A guide to the cinematic ancestors of the latest Marvel flick.
The latest installment of the Marvel Cinematic Universe franchise is one of the most interesting in terms of its story and one of the freshest in terms of its visuals. No movie is without precursors, though, whether that means Doctor Strange feels like a remake of Iron Man or is sort of actually a redo, albeit with barely any plot similarities, of the 1978 TV movie Dr. Strange. It is visually reminiscent of Inception, which director Scott Derrickson acknowledges, but at its foundation is just a story adapted from a comic book and a look inspired by the source material’s artwork, specifically that of the title character’s creator, Steve Ditko.
The following recommendations aren’t all direct influences on Doctor Strange, but each has some sort of relation to the MCU flick, even if they’re just also homages to the same visual references, like M.C. Escher. If you like the magical superhero movie, hopefully you will also like these. Even if you don’t, though, you’ve at least had a little film history lesson.
Going to Bed Under Difficulties (1900)
It’s always good to start off with a Georges Melies film when recommending films after a fantastical genre picture. For Doctor Strange, the pick is this brief and basic sketch in which a man is just trying to go to bed but can’t seem to remove all of his garments before another set of clothes magically appears on his body. It’s got a bit of the surreal and slapstick combo that we find in the new Marvel movie, as well as a Sisyphean cycle that relates a little to the time loop at the end of Doctor Strange. Melies remade his own film in 1903 titled Up-To-Date Spiritualism, but the original is better. Watch it in full below.
The Cabinet of Dr. Caligari (1920)
Robert Wiene’s silent horror classic about a “strange doctor” is one of the films Derrickson names as an influence on the film, and it is actually one of his all-time favorite movies. Here you can find some of the roots of exaggeration in architectural production design, its anti-realist visuals related to dream logic rather than other dimensions. Derrickson also just acknowledges German Expressionism in general when talking about Doctor Strange, so consider this a starting point to then discover such early essentials as Henrik Galeen’s The Golem and The Student of Prague.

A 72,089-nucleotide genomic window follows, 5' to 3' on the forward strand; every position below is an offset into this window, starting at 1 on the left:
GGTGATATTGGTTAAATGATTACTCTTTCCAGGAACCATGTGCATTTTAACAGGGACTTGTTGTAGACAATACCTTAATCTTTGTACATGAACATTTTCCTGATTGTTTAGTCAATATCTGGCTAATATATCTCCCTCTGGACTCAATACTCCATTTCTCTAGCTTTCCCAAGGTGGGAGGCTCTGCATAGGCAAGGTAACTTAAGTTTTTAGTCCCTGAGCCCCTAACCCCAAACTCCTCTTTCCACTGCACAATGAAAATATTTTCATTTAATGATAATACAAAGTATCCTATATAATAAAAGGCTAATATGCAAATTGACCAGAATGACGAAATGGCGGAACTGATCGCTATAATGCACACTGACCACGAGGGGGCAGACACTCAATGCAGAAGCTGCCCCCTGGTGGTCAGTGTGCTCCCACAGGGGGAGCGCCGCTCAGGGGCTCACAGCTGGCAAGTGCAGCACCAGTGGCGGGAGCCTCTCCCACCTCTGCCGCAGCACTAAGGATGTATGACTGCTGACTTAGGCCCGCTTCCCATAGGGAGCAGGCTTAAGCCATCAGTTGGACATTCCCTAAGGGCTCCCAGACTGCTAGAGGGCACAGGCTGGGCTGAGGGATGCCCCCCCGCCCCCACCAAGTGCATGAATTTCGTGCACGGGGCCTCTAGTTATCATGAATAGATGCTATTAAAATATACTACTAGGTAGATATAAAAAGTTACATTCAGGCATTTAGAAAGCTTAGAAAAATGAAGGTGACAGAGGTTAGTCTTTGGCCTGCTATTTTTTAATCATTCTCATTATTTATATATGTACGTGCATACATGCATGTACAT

Ballet Mechanique (1924)
While it’s unlikely this was the first film to use kaleidoscopic imagery, Fernand Leger and Dudley Murphy’s Dadaist masterpiece is the one that best comes to mind when similar optical effects appear in Doctor Strange. Also in this French short you’ve got a person repeating her steps in a loop, though here it’s not caused by a narrative involvement of time manipulation (a filmic involvement of time manipulation, yes). With input from Man Ray and featuring an homage to Charlie Chaplin, this is one of the most important and also one of the most enjoyable experimental films ever made. Watch it in full below.
Steamboat Bill Jr. (1928)
As noted earlier, there’s a good mix of the surreal and the slapstick in Doctor Strange, and so the greatest deadpan slapstick silent film hero needs a place on this syllabus. In Steamboat Bill Jr., arguably his finest work after The General, Keaton encounters the real rather than the surreal, but like the warped Mirror Dimension this features a chaotic twisting of the normal, only it’s a natural disaster caused by extreme weather instead of sorcery. There’s a moment in Doctor Strange where the title character is stuck in place that reminds us of Keaton trying to walk against hurricane force wind.
The Raven (1963)
Steve Ditko is said to have based the look of Dr. Strange on Vincent Price, and it might have been after he saw this early 1963 release from Roger Corman based on the poem of the same title by Edgar Allen Poe. Ditko brought the idea to Stan Lee midyear and he made his comics debut in July. In The Raven, Price plays one of a trio of rival sorcerers (Peter Lorre and Boris Karloff are the other two). Doctor Strange also involves sorcerers of various rivalries, and if Price’s Dr. Craven is Strange, then Karloff’s evil Dr. Scarabus is Kaecilius. Maybe Lorre’s Bedlo is a combo of Mordo and Wong.